The IPL gurus would be very happy with Friday's late match. They have always pitched the tournament as an opportunity for young Indian talent to make their mark - and, at the same time, reaped the benefits of seniors trying to come back to international cricket. Tonight they had Manish Pandey and Herschelle Gibbs as cases in point and on both counts they were right.
If Pandey goes on to bigger things, he will look back at this knock as where it all turned around for him, the innings where he began to express himself at the international level. Self-expression has never been Gibbs' problem; self-destruction has. Through this season's IPL, he has shown that he retains the hunger to play cricket at a high level.
This is certainly the biggest night in Pandey's career. Often, an innings like this kickstarts a career. Pandey was behind the likes of Virat Kohli in the list of players who emerged from the India team that won the Under-19 world cup last year. Kohli had the swagger, the extra confidence that separated him from his teammates. He got the India cap first and acquitted himself creditably against the likes of Muttiah Muralitharan and Ajantha Mendis. Pandey remained in his shadow so far. Till today. So far, he hadn't done much in IPL or for that matter in the last domestic season, when he played for Karnataka. He was spoken of highly by the people in the know; they had no doubt about his talent, they were merely waiting for him to start expressing himself.
It was fascinating to see Pandey progress through the innings. It wasn't the shots he played that stood out as much as the intent and confidence behind them. He swung his bat merrily at the end but showed plenty of brain earlier on when, time and again, he threaded the vacant spaces on the leg side to rotate the strike. There were a couple of big hits even early on in his innings but there was no visibly aggressive body language. He was sailing along quietly.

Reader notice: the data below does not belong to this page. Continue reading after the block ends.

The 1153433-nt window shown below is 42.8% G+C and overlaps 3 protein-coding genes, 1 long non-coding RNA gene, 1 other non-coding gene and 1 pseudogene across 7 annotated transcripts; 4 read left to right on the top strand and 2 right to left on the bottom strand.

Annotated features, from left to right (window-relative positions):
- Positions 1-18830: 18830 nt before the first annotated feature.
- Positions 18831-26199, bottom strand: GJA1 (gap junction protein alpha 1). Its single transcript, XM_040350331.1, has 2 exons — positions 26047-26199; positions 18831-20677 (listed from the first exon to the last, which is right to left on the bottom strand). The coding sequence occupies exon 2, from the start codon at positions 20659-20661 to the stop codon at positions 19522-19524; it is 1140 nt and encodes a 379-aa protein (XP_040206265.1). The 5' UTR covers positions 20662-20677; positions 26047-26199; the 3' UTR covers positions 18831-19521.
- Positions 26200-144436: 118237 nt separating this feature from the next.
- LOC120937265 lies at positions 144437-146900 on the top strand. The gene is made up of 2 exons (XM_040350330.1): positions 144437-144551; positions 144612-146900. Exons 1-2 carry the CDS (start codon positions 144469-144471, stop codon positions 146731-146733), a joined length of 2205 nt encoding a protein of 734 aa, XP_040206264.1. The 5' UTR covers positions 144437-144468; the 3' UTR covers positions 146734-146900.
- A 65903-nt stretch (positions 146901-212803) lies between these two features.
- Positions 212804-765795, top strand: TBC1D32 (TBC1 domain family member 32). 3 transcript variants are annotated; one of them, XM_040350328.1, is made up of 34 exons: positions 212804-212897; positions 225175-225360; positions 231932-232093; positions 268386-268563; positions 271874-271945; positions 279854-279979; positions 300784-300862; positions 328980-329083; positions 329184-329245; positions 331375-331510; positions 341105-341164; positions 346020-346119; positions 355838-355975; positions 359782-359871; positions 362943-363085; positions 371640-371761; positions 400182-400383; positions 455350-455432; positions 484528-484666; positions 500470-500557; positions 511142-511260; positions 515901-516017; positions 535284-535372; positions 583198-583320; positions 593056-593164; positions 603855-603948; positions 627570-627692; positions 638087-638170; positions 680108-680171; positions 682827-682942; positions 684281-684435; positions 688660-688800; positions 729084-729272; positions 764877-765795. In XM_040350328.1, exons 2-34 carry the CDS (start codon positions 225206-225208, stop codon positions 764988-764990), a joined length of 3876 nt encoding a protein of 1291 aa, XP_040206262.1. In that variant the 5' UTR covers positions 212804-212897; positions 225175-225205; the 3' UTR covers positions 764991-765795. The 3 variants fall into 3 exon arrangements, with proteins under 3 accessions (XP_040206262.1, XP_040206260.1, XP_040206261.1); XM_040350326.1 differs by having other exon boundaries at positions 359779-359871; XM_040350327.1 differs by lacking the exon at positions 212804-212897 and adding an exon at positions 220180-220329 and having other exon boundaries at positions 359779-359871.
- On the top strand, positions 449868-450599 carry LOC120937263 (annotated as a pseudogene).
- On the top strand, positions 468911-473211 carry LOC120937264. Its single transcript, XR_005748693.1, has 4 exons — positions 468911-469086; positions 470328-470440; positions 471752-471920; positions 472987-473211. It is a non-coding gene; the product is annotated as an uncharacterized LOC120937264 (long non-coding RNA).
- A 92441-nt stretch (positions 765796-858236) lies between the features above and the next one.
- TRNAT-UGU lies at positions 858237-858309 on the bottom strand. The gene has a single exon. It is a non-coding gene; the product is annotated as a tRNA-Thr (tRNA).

There were three moments later that brought out the real Pandey. Against Pragyan Ojha, he played his trademark half-flick half-sweep that one has seen him play in the age -group and domestic cricket. He lunged forward to fetch it from outside off and transported the ball towards the wide midwicket boundary. Ross Taylor charged across for the runs but Pandey stood at his spot before finally taking a couple of steps down the track. A short while later, he hit another one, this time off Jaskaran Singh, to the boundary. This time around, he didn't step out an inch. . The young man was beginning to feel that he belonged there. Soon afterward, he swung RP Singh over the ropes and this time held his pose for a long time. One baby step at a time; one giant leap in confidence.
It's difficult to draw any definite conclusions about the quality of Pandey's batsmanship from this one innings but this was the first clear sign of self-expression from him.
It's all in contrast, of course, to Herschelle Gibbs. After months in the wilderness, he made his comeback in the home series against Australia, held just before the IPL and it's safe to say he was under scrutiny by the national selectors through this tournament. He is on trial not to showcase his talent but to confirm that his mind is in the game. Whether he is in control of himself. Whether he is really hungry for cricketing success. He has proved it so far it in the tournament. And continued it today.
That great ball sense was once again on display. His signature swat-flick - a thing of beauty - was repeatedly deployed; he kept flicking Praveen Kumar with nonchalant ease. In the bar, a teammate of his from the under-19 days told a story from that time. One day a coach overseeing practice asked Gibbs, who was sauntering off, to return to the batting nets. He picked up the bat and, though it was a fast-bowling nets, went in without pads or gloves. Gibbs signalled for the bowling to start and proceeded to demolish the nets bowlers. "He used to play that flick even then. It was always the question about his head." Gibbs has always comes with that asterisk. If he can continue batting as he has done in this tournament, one can see him opening for South Africa in that 2011 World Cup.
Sriram Veera is a staff writer at Cricinfo